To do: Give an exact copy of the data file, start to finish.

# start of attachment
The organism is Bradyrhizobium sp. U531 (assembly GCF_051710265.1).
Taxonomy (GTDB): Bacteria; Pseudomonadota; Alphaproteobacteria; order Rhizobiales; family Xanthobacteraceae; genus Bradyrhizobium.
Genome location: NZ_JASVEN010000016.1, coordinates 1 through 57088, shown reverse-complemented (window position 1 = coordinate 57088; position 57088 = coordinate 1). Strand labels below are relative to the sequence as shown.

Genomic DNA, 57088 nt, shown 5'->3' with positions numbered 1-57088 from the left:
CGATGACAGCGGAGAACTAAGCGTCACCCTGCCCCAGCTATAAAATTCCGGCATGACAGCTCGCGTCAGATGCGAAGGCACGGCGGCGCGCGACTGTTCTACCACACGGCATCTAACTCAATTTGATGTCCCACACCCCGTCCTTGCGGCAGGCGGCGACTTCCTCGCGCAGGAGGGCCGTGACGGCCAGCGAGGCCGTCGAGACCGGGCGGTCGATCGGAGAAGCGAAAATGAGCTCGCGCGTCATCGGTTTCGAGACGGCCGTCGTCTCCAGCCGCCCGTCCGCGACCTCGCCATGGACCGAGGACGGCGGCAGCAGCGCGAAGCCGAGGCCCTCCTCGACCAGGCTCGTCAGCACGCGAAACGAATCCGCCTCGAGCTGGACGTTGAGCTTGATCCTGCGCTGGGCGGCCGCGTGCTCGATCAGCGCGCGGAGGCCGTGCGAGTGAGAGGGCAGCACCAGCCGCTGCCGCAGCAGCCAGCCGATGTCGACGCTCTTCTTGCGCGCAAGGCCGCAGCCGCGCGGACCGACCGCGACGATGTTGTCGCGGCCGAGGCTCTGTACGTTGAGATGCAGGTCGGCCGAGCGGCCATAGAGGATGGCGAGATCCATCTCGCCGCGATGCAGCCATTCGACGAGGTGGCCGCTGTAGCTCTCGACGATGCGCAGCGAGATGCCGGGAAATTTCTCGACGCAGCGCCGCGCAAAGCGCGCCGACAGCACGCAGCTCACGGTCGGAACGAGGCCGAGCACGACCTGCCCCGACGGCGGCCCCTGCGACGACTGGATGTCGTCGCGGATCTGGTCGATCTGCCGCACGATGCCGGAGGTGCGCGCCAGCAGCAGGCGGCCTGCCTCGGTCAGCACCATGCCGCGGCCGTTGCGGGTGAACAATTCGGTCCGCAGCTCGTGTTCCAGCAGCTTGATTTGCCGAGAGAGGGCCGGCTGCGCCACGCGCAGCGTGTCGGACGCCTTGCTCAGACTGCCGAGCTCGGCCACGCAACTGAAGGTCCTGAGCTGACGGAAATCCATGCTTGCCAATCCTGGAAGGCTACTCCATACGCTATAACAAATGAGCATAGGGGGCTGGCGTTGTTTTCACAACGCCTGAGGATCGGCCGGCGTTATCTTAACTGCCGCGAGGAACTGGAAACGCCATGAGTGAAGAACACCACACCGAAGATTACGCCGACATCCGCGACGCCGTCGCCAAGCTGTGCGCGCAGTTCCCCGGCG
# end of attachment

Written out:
The organism is Bradyrhizobium sp. U531 (assembly GCF_051710265.1).
Taxonomy (GTDB): Bacteria; Pseudomonadota; Alphaproteobacteria; order Rhizobiales; family Xanthobacteraceae; genus Bradyrhizobium.
Genome location: NZ_JASVEN010000016.1, coordinates 1 through 57088, shown reverse-complemented (window position 1 = coordinate 57088; position 57088 = coordinate 1). Strand labels below are relative to the sequence as shown.

Genomic DNA, 57088 nt, shown 5'->3' with positions numbered 1-57088 from the left:
CGATGACAGCGGAGAACTAAGCGTCACCCTGCCCCAGCTATAAAATTCCGGCATGACAGCTCGCGTCAGATGCGAAGGCACGGCGGCGCGCGACTGTTCTACCACACGGCATCTAACTCAATTTGATGTCCCACACCCCGTCCTTGCGGCAGGCGGCGACTTCCTCGCGCAGGAGGGCCGTGACGGCCAGCGAGGCCGTCGAGACCGGGCGGTCGATCGGAGAAGCGAAAATGAGCTCGCGCGTCATCGGTTTCGAGACGGCCGTCGTCTCCAGCCGCCCGTCCGCGACCTCGCCATGGACCGAGGACGGCGGCAGCAGCGCGAAGCCGAGGCCCTCCTCGACCAGGCTCGTCAGCACGCGAAACGAATCCGCCTCGAGCTGGACGTTGAGCTTGATCCTGCGCTGGGCGGCCGCGTGCTCGATCAGCGCGCGGAGGCCGTGCGAGTGAGAGGGCAGCACCAGCCGCTGCCGCAGCAGCCAGCCGATGTCGACGCTCTTCTTGCGCGCAAGGCCGCAGCCGCGCGGACCGACCGCGACGATGTTGTCGCGGCCGAGGCTCTGTACGTTGAGATGCAGGTCGGCCGAGCGGCCATAGAGGATGGCGAGATCCATCTCGCCGCGATGCAGCCATTCGACGAGGTGGCCGCTGTAGCTCTCGACGATGCGCAGCGAGATGCCGGGAAATTTCTCGACGCAGCGCCGCGCAAAGCGCGCCGACAGCACGCAGCTCACGGTCGGAACGAGGCCGAGCACGACCTGCCCCGACGGCGGCCCCTGCGACGACTGGATGTCGTCGCGGATCTGGTCGATCTGCCGCACGATGCCGGAGGTGCGCGCCAGCAGCAGGCGGCCTGCCTCGGTCAGCACCATGCCGCGGCCGTTGCGGGTGAACAATTCGGTCCGCAGCTCGTGTTCCAGCAGCTTGATTTGCCGAGAGAGGGCCGGCTGCGCCACGCGCAGCGTGTCGGACGCCTTGCTCAGACTGCCGAGCTCGGCCACGCAACTGAAGGTCCTGAGCTGACGGAAATCCATGCTTGCCAATCCTGGAAGGCTACTCCATACGCTATAACAAATGAGCATAGGGGGCTGGCGTTGTTTTCACAACGCCTGAGGATCGGCCGGCGTTATCTTAACTGCCGCGAGGAACTGGAAACGCCATGAGTGAAGAACACCACACCGAAGATTACGCCGACATCCGCGACGCCGTCGCCAAGCTGTGCGCGCAGTTCCCCGGCG